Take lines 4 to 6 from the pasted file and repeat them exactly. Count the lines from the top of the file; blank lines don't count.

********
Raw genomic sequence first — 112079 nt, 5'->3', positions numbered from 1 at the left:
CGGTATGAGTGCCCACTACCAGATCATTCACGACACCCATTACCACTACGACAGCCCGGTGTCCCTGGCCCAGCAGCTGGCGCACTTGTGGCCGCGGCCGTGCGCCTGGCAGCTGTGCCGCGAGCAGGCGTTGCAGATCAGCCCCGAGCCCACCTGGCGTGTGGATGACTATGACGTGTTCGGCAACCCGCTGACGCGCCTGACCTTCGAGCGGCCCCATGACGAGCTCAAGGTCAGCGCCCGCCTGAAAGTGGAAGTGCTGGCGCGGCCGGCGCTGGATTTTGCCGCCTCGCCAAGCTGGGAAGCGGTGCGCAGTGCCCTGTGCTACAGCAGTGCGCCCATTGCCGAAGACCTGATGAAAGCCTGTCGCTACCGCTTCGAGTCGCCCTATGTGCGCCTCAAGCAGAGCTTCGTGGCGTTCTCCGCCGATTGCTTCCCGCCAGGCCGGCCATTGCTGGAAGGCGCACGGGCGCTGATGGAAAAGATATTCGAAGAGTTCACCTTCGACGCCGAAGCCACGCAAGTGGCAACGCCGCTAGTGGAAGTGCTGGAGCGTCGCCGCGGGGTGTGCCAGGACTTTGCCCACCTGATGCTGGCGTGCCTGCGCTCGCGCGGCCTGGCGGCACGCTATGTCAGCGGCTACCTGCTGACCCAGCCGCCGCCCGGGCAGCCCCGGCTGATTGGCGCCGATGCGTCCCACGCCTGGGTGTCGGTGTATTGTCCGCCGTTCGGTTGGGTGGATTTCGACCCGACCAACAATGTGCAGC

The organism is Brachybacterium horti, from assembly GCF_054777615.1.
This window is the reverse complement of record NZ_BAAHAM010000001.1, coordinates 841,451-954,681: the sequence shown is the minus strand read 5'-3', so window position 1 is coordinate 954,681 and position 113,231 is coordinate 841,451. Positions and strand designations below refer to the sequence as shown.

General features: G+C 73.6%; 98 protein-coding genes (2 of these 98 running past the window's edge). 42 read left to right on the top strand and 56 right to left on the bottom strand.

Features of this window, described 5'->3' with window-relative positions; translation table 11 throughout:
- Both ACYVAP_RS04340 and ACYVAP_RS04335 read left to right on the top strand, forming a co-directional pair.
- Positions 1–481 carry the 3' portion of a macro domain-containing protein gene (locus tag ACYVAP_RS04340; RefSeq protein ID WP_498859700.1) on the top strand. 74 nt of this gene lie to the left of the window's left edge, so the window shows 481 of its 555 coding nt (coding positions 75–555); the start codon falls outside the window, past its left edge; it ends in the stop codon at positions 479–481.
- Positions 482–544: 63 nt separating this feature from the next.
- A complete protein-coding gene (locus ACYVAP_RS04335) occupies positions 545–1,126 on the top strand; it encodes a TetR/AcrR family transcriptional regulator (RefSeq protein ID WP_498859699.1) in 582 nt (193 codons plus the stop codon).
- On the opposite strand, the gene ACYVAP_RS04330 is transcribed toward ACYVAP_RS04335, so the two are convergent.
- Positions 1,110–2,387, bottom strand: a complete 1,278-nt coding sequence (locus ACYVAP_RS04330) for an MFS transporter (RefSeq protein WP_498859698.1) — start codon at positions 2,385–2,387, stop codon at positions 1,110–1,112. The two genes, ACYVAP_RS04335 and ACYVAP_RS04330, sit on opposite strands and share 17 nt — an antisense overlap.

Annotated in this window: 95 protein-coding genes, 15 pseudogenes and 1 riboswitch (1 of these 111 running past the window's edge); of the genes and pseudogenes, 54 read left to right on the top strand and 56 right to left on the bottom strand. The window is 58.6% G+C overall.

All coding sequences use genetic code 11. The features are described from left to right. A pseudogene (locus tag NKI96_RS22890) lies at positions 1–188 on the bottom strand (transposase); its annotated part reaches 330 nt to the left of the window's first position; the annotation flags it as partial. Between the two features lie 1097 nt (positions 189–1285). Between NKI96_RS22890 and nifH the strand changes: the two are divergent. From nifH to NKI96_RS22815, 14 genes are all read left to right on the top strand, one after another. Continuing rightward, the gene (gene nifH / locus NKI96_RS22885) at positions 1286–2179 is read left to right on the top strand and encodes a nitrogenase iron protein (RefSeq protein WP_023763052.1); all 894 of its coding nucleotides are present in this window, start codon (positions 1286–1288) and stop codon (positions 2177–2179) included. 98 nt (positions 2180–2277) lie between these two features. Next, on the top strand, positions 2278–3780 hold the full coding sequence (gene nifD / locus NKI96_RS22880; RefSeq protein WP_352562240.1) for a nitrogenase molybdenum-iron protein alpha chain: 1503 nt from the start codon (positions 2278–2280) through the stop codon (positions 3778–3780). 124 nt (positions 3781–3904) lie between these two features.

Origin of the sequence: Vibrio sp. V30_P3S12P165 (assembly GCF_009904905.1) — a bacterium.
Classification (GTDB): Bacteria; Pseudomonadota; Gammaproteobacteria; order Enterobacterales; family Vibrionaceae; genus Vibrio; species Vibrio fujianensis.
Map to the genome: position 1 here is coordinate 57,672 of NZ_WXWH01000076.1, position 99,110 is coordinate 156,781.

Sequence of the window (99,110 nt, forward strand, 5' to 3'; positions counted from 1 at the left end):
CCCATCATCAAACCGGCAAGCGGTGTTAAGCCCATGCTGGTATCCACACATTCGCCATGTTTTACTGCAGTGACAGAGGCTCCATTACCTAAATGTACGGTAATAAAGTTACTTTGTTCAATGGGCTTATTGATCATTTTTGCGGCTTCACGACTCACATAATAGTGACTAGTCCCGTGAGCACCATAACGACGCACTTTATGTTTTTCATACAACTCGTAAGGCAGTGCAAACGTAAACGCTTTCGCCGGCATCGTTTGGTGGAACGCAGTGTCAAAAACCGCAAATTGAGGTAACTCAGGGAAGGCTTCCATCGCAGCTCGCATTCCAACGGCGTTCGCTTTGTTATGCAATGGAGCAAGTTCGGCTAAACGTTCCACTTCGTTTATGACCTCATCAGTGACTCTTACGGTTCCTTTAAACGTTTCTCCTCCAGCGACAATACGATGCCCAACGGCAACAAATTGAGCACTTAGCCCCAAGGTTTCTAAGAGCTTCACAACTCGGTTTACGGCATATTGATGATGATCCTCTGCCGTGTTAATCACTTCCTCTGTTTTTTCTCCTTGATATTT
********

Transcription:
This window is the reverse complement of record NZ_BAAHAM010000001.1, coordinates 841,451-954,681: the sequence shown is the minus strand read 5'-3', so window position 1 is coordinate 954,681 and position 113,231 is coordinate 841,451. Positions and strand designations below refer to the sequence as shown.

General features: G+C 73.6%; 98 protein-coding genes (2 of these 98 running past the window's edge). 42 read left to right on the top strand and 56 right to left on the bottom strand.

Features of this window, described 5'->3' with window-relative positions; translation table 11 throughout: